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Self Care

What is self-care?

Self-care means keeping fit and healthy, as well as knowing how to take medicines, treat minor ailments and seek help when you need it.

If you have a long-term condition, self-care is about understanding that condition and how to live with it. Many patients make appoint­ments to see their doc­tor or nurse, when they could be using a well-stocked med­i­cines cab­i­net or vis­it­ing a local phar­ma­cist to treat their symp­toms – and get­ting the same help or advice a lot quicker.

Self-care is the very best choice you can make for treat­ing very minor ill­nesses and injuries.

Why is self-care good for you?

Empowering people with the confidence and information to look after themselves when they can, and visit the GP when they need to, gives people greater control of their own health and encourages healthy behaviours that help prevent ill health in the long-term.

In many cases people can take care of their minor ailments, reducing the number of GP consultations and enabling GPs to focus on caring for higher risk patients, such as those with comorbidities (more than one condition), the very young and elderly, managing long-term conditions and providing new services.

What should you have in your medicines cabinet?

You can be prepared for most common ailments by keeping a well-stocked medicine cabinet at home.  This includes:

  • Anti-diarrhoea tablets - Diarrhoea is caused by a range of things, such as food poisoning or a stomach virus, and can happen without warning.  The most common anti-diarrhoeal is loperamide (sold under the names Imodium, Arret and Diasorb, among others). I t works by slowing down the action of your gut.  Don't give anti-diarrhoeals to children under 12 because they may have undesirable side effects. Speak to your GP or pharmacist for advice about a child with these symptoms.
  • Antihistamines - These are useful for dealing with allergies and insect bites.  They're also helpful if you have hay fever.
  • First aid kit - This can help treat minor cuts, sprains and bruises, and reduce the risk of cuts becoming infected. It should contain the following items:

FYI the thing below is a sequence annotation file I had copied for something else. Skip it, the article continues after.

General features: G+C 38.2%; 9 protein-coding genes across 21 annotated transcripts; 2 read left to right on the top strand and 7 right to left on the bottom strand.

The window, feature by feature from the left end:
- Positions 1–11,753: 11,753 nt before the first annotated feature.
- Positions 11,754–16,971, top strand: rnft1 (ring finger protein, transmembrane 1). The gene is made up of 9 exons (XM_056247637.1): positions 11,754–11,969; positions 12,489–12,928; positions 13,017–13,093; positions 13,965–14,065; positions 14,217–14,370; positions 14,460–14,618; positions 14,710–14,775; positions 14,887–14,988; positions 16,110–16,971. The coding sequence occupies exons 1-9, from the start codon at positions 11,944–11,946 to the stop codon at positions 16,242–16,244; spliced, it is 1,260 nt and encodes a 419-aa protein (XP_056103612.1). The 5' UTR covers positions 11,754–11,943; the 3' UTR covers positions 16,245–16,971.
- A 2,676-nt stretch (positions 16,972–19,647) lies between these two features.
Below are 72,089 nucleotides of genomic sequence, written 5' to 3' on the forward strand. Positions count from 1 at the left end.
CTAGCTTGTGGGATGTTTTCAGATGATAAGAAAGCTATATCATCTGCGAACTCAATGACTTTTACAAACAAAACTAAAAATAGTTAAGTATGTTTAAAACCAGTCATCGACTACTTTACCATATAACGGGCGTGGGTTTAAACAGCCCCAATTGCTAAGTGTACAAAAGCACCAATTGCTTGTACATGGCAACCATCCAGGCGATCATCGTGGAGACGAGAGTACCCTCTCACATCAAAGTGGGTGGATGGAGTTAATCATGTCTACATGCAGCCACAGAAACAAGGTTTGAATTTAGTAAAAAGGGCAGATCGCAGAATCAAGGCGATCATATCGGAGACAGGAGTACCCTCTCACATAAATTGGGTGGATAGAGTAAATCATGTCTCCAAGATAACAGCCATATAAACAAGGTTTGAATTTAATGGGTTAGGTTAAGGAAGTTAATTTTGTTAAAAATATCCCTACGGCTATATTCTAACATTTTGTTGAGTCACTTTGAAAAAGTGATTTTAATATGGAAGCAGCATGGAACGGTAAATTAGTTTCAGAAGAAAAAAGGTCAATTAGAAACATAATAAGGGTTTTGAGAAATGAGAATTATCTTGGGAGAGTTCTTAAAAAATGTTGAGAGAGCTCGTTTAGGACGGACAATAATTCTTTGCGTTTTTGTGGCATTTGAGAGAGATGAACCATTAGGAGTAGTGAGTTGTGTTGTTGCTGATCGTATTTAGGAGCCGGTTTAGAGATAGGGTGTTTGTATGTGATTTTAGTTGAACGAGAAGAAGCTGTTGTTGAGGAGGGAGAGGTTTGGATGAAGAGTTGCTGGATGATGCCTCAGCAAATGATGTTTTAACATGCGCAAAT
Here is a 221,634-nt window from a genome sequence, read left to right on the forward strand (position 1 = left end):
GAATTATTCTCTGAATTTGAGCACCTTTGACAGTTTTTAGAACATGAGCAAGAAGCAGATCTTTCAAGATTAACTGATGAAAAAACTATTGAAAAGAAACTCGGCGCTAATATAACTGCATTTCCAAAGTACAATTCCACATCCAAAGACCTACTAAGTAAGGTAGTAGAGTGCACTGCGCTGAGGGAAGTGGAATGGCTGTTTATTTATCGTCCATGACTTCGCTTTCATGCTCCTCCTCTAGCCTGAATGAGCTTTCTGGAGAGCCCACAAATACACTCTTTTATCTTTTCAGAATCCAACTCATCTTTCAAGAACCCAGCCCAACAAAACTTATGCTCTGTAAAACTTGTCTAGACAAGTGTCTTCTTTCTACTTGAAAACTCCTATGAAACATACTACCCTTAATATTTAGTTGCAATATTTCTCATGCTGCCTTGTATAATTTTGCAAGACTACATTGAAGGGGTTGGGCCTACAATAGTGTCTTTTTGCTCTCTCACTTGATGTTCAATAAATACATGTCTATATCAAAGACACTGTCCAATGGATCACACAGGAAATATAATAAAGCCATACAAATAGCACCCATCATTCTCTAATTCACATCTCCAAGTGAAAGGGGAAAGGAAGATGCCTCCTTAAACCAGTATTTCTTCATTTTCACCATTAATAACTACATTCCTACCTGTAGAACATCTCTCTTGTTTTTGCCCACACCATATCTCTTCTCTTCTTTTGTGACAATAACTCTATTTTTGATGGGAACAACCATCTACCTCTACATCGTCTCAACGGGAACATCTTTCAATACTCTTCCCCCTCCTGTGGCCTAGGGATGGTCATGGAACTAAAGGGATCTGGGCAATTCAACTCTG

• bandages – these can support injured limbs, such as a sprained wrist, and also apply direct pressure to larger cuts before being treated in hospital
    • plasters – a range of sizes, waterproof if possible
    • thermometer – digital thermometers that you put in your mouth produce very accurate readings; a thermometer placed under the arm is a good way to read a baby or young child's temperature
    • antiseptic – this can be used to clean cuts before they're dressed (bandaged) and most can treat a range of conditions, including insect stings, ulcers and pimples; alcohol-free antiseptic wipes are useful to clean cuts
    • eyewash solution – this will help wash out grit or dirt in the eyes
    • sterile dressings – larger injuries should be covered with a sterile dressing to prevent infection until treatment can be given by a health professional
    • medical tape – this is used to secure dressings and can also be used to tape an injured finger to an uninjured one, creating a makeshift splint
    • tweezers – for taking out splinters; if splinters are left in, they can cause discomfort and become infected
  • Indigestion treatment If you have stomach ache, heartburn or trapped wind, a simple antacid will reduce stomach acidity and bring relief
  • Oral rehydration salts - Fever, diarrhoea and vomiting make us lose water and essential minerals, and can lead to dehydration
  • Pain relief - such as aspirin, paracetamol and ibuprofen.  These are highly effective at relieving most minor aches and pains, such as headaches and menstrual pain. Aspirin must not be given to children under 16.